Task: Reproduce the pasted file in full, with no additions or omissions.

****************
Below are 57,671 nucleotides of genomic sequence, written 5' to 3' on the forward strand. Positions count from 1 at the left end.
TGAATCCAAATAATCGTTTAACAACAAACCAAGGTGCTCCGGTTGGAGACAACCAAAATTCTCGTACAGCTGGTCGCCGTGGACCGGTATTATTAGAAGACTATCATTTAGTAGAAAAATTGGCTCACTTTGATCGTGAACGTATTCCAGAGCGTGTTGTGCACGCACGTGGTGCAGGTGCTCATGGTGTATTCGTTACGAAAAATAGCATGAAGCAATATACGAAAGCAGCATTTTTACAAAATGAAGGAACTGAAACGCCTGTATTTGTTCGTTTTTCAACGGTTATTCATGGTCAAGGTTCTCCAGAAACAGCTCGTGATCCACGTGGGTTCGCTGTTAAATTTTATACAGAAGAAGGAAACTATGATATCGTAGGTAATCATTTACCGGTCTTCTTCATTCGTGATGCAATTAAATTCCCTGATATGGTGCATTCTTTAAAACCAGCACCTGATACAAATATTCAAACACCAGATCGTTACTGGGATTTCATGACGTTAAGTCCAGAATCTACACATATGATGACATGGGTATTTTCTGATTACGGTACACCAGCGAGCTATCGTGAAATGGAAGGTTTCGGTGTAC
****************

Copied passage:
Below are 57,671 nucleotides of genomic sequence, written 5' to 3' on the forward strand. Positions count from 1 at the left end.
TGAATCCAAATAATCGTTTAACAACAAACCAAGGTGCTCCGGTTGGAGACAACCAAAATTCTCGTACAGCTGGTCGCCGTGGACCGGTATTATTAGAAGACTATCATTTAGTAGAAAAATTGGCTCACTTTGATCGTGAACGTATTCCAGAGCGTGTTGTGCACGCACGTGGTGCAGGTGCTCATGGTGTATTCGTTACGAAAAATAGCATGAAGCAATATACGAAAGCAGCATTTTTACAAAATGAAGGAACTGAAACGCCTGTATTTGTTCGTTTTTCAACGGTTATTCATGGTCAAGGTTCTCCAGAAACAGCTCGTGATCCACGTGGGTTCGCTGTTAAATTTTATACAGAAGAAGGAAACTATGATATCGTAGGTAATCATTTACCGGTCTTCTTCATTCGTGATGCAATTAAATTCCCTGATATGGTGCATTCTTTAAAACCAGCACCTGATACAAATATTCAAACACCAGATCGTTACTGGGATTTCATGACGTTAAGTCCAGAATCTACACATATGATGACATGGGTATTTTCTGATTACGGTACACCAGCGAGCTATCGTGAAATGGAAGGTTTCGGTGTAC